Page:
In the interview below the director (and co-writer) Martin Provost describes Violette Leduc’s writing as autofiction – even though the term seems to have been coined in 1977, five years after Leduc’s death. In French literature studies it has been used to describe the marriage of autobiography and fiction. Violette Leduc wrote about her own sexual experiences and relationships as well as her struggles having been born ‘out of wedlock’. She did this in vibrant and explicit but nevertheless engaging language – so much so that her work was censored at the same time as being recognised by the French intelligentsia (or at least the coterie of de Beauvoir, Genet and Camus – Sartre doesn’t appear, which seems odd) as revolutionary in its representation of women’s lives. The narrative structure involves a triangular struggle between Violette and her potential supporters and the French literary establishment. But where de Beauvoir is steely in her resolve, Violette Leduc is both passionate about her work but also lacking in confidence and prone to undervaluing her own qualities. This is neatly presented in a scene in a bookshop when Leduc is trying to find her first published work on the shelves after de Beauvoir has got it into print via Camus – in a cheaper format that the bookshop doesn’t stock. I think that audiences who don’t know de Beauvoir (I had to look up her biography) might struggle at this point to understand her behaviour. Has she in some way ‘conned’ Leduc? No, I don’t think so. Her convent education and her Sorbonne degree at a time when academic Frenchwomen were rare, taught her to be disciplined and resolute. Violette is a very different person. There is a strong element of social class conflict in Violette’s dealings with Jean Genet and the parfumier Jacques Guerin (a wonderful comic turn by Olivier Gourmet) and there is a worry that Violette’s decline before her eventual rise might turn into a kind of ‘misery memoir’ narrative. It doesn’t happen because Provost is determined to treat Violette as a writer who should be given respect. But I do wonder if the film would work as well as it does without the two riveting central performances by Emmanuelle Devos as Violette and Sandrine Kiberlain as Simone de Beauvoir.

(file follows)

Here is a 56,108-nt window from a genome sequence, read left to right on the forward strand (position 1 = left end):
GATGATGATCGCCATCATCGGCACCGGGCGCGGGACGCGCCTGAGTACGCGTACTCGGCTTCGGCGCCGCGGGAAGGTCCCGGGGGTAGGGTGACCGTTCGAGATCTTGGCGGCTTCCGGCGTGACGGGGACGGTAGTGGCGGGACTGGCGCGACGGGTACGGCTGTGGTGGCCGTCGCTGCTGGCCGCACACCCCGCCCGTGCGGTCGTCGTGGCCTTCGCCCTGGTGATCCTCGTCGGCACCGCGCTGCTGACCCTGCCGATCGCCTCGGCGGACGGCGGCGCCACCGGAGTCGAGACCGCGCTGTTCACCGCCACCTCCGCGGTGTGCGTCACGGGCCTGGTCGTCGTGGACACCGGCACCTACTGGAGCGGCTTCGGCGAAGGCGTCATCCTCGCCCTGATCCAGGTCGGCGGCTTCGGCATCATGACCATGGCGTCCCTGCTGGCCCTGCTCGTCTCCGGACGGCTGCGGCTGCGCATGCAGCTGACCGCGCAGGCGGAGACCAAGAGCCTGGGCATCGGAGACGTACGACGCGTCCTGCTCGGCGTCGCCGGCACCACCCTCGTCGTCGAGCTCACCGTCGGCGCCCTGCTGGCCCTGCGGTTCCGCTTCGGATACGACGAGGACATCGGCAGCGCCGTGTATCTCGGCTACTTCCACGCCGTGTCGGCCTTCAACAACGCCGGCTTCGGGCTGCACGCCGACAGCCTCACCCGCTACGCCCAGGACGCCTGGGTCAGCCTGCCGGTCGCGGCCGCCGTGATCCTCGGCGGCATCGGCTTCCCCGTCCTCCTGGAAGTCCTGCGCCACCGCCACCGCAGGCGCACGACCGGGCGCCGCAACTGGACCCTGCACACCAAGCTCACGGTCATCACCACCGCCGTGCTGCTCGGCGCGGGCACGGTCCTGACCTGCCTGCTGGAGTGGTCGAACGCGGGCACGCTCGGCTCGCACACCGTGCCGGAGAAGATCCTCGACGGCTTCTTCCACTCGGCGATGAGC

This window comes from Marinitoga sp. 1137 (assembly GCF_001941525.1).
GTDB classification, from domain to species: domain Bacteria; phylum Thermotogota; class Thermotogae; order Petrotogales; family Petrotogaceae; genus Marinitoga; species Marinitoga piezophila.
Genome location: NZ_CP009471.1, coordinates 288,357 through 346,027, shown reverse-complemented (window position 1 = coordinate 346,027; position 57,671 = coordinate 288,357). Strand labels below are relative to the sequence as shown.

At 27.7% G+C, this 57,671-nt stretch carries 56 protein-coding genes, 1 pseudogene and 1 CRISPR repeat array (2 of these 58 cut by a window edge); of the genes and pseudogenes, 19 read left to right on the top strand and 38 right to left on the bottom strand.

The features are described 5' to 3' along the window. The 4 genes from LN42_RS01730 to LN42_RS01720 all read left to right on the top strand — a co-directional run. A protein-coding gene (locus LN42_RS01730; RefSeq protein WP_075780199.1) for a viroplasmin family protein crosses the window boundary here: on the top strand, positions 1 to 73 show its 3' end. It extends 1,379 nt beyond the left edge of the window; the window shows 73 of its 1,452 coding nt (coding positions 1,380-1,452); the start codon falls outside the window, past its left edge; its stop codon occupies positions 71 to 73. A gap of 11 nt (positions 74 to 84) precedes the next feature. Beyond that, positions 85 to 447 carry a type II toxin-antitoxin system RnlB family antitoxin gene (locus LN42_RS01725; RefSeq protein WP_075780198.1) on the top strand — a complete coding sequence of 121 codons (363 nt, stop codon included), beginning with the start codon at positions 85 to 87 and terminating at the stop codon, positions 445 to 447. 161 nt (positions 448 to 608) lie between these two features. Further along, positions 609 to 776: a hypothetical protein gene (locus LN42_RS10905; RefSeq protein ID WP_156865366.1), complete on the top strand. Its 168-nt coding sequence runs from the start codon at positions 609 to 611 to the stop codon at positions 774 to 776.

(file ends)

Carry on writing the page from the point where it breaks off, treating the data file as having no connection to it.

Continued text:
I like both these actors very much. Kiberlain disappears into the role – I was amazed to see how much she resembles photographs of de Beauvoir – and is utterly convincing. Emmanuelle Devos is a remarkable star actor. As this American blog entry asks, why isn’t she better known in the anglophone world? The writer answers his own question by suggesting that it is the conservative, and shrinking, distribution system for foreign language films. I remember first noticing Ms Devos in Jacques Audiard’s The Beat That My Heart Skipped (2005) and then going back to the same director’s 2001 film Read My Lips in which she starred opposite Vincent Cassell. She has also starred in films for Arnaud Desplechin and IMDb credits her with 76 acting credits in a career of less than 30 years. In terms of acting technique and performance skills I’m sure there are British and American actors who are similarly equipped but Ms Devos has several advantages in what is after all a visual medium. She has a body and a face (augmented in this film by a prosthesis) that are distinctive and they are deployed with terrific effect in Violette. The character bemoans her own unattractiveness and Devos can do despair as well as she can do disdain – and every emotion between them. I think she is compelling and always watchable. She’s also fearless in presenting her own physicality. This a performance not to be missed and Violette is a film that deserves much more exposure.